java.util.concurrent package includes a few small standardized extensible frameworks, as well as some classes that provide useful functionality and are otherwise tedious or difficult to implement. Here are brief descriptions of the main components.
See also the java.util.concurrent.locks and java.util.concurrent.atomic packages.
Concurrent programming is now a lot easier in java with the introduction of new classes in java.util.concurrent package.
The currently Java Memory Model guarantees the expected execution order of the multi-threaded code, in case there is no races in this code.
Most Commonally used interfaces in concurrent package:-
Before Executor framework in JDK 1.5, basically developer was responsible of thread management and there was no such framework for thread management in the JDK. Developers was responsible to handled the creation of the threads and its management along with the actual business logic.
It is good to separate out the thread management and thread creation logic from the rest of the program or business logic and executor framework does the same job. it's simplify the thread management task of the programmers.
Instead of directly creating a thread, a Runnable class is submitted to an executor and executor handles its execution. ExecutorService is a more refined interface than Executor is used in practical scenarios as it provides support for Callable and Future
Executor interfaces in concurrent package:-
An object that executes submitted Runnable tasks. This
interface provides a way of decoupling task submission from the mechanics of how each task will be run, including details of thread
use, scheduling, etc. An Executor is normally used instead of explicitly creating threads. For example, rather than
invoking new Thread(new(RunnableTask())).start() for each of a set of tasks, you might use.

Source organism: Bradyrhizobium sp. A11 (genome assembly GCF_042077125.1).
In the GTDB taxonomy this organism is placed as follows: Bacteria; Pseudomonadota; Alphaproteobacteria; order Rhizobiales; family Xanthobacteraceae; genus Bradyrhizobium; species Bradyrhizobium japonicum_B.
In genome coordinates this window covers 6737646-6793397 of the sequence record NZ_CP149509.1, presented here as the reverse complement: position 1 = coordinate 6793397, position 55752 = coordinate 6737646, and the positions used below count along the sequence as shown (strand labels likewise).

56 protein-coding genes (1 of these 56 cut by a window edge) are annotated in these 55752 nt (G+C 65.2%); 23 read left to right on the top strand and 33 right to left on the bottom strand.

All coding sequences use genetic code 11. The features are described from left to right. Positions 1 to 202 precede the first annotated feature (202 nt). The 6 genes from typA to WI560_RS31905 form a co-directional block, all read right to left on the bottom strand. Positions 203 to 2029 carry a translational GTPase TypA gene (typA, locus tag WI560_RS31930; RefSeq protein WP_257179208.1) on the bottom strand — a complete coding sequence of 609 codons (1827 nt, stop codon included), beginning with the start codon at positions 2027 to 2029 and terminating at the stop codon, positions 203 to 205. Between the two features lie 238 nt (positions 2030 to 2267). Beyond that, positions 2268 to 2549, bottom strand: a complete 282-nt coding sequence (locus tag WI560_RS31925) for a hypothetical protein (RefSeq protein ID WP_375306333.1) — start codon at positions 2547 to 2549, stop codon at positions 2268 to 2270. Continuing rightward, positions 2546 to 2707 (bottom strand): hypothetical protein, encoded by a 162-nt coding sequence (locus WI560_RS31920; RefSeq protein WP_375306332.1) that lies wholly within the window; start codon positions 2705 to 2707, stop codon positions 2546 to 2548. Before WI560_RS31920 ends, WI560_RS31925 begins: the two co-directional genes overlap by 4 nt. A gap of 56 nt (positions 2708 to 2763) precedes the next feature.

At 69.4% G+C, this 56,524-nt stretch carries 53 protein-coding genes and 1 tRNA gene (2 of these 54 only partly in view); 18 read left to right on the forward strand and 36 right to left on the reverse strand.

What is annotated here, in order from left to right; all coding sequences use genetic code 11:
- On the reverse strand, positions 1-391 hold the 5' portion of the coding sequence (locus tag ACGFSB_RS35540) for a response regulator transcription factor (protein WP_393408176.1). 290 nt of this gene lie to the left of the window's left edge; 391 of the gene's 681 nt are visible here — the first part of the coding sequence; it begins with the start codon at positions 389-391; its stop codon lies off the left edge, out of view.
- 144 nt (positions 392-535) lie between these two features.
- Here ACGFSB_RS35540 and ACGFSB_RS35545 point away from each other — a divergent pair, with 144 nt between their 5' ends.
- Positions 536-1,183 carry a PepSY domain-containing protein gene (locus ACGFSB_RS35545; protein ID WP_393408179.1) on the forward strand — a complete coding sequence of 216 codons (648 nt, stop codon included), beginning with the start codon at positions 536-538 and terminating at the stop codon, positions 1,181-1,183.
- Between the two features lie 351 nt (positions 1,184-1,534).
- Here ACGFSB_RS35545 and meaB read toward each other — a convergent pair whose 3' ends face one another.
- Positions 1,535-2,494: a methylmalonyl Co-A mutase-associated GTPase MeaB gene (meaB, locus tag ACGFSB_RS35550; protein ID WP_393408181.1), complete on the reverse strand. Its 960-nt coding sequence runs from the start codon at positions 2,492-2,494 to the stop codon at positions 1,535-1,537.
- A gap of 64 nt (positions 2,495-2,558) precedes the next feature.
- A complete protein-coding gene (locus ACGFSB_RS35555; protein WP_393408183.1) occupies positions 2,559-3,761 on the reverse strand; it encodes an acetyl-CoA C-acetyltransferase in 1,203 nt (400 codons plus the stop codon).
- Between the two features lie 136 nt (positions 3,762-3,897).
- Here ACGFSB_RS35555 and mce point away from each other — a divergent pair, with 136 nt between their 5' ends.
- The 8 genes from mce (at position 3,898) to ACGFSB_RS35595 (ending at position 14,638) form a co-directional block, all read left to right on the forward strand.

An Executor that provides methods to manage termination and
methods that can produce a Future for tracking progress of
one or more asynchronous tasks.
An ExecutorService can be shut down, which will cause it to reject new tasks. Two different methods are provided for
shutting down an ExecutorService. The shutdown method will allow previously submitted tasks to execute before
terminating, while the method prevents waiting
tasks from starting and attempts to stop currently executing tasks.
Upon termination, an executor has no tasks actively executing, no
tasks awaiting execution, and no new tasks can be submitted. An
unused ExecutorService should be shut down to allow
reclamation of its resources.
Method submit extends base method Executor#execute by creating and returning a Future that
can be used to cancel execution and/or wait for completion.
Methods invokeAny and invokeAll perform the most
commonly useful forms of bulk execution, executing a collection of
tasks and then waiting for at least one, or all, to
An ExecutorService that can schedule commands to run after a given
delay, or to execute periodically.
The schedule methods create tasks with various delays and return a task object that can be used to cancel or check
execution. The scheduleAtFixedRate
scheduleWithFixedDelay methods create and execute tasks that run periodically until cancelled.
Commands submitted using the Executor#execute and ExecutorService submit methods are scheduled with
a requested delay of zero. Zero and negative delays (but not
periods) are also allowed in schedule methods, and are treated as requests for immediate execution.
Creating Thread Pool